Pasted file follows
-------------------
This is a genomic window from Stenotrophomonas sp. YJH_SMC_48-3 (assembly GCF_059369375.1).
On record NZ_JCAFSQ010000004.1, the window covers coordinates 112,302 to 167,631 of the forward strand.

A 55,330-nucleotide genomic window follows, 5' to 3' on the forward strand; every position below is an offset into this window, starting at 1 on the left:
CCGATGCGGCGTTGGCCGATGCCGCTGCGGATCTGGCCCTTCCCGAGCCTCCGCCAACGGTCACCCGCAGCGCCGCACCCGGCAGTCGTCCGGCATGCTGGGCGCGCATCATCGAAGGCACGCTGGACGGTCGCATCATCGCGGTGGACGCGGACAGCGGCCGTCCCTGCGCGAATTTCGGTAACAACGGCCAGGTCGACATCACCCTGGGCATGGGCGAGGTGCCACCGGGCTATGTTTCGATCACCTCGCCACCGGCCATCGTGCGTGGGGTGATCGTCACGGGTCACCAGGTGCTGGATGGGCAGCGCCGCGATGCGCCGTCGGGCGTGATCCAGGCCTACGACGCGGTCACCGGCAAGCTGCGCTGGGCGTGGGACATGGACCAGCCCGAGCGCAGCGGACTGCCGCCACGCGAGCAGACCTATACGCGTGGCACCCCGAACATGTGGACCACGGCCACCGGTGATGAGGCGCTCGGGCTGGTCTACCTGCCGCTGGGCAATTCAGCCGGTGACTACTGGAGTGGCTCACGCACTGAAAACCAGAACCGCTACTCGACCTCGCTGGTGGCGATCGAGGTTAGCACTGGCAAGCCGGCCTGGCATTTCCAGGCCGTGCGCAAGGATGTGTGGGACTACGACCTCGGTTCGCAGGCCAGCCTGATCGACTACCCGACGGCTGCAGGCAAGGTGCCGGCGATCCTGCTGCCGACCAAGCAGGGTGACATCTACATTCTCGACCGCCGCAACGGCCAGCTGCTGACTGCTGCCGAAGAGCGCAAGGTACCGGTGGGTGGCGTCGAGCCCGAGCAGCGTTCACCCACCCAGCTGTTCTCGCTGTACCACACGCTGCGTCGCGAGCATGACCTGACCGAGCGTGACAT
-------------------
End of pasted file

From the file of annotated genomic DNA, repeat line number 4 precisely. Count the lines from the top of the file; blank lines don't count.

CCGATGCGGCGTTGGCCGATGCCGCTGCGGATCTGGCCCTTCCCGAGCCTCCGCCAACGGTCACCCGCAGCGCCGCACCCGGCAGTCGTCCGGCATGCTGGGCGCGCATCATCGAAGGCACGCTGGACGGTCGCATCATCGCGGTGGACGCGGACAGCGGCCGTCCCTGCGCGAATTTCGGTAACAACGGCCAGGTCGACATCACCCTGGGCATGGGCGAGGTGCCACCGGGCTATGTTTCGATCACCTCGCCACCGGCCATCGTGCGTGGGGTGATCGTCACGGGTCACCAGGTGCTGGATGGGCAGCGCCGCGATGCGCCGTCGGGCGTGATCCAGGCCTACGACGCGGTCACCGGCAAGCTGCGCTGGGCGTGGGACATGGACCAGCCCGAGCGCAGCGGACTGCCGCCACGCGAGCAGACCTATACGCGTGGCACCCCGAACATGTGGACCACGGCCACCGGTGATGAGGCGCTCGGGCTGGTCTACCTGCCGCTGGGCAATTCAGCCGGTGACTACTGGAGTGGCTCACGCACTGAAAACCAGAACCGCTACTCGACCTCGCTGGTGGCGATCGAGGTTAGCACTGGCAAGCCGGCCTGGCATTTCCAGGCCGTGCGCAAGGATGTGTGGGACTACGACCTCGGTTCGCAGGCCAGCCTGATCGACTACCCGACGGCTGCAGGCAAGGTGCCGGCGATCCTGCTGCCGACCAAGCAGGGTGACATCTACATTCTCGACCGCCGCAACGGCCAGCTGCTGACTGCTGCCGAAGAGCGCAAGGTACCGGTGGGTGGCGTCGAGCCCGAGCAGCGTTCACCCACCCAGCTGTTCTCGCTGTACCACACGCTGCGTCGCGAGCATGACCTGACCGAGCGTGACAT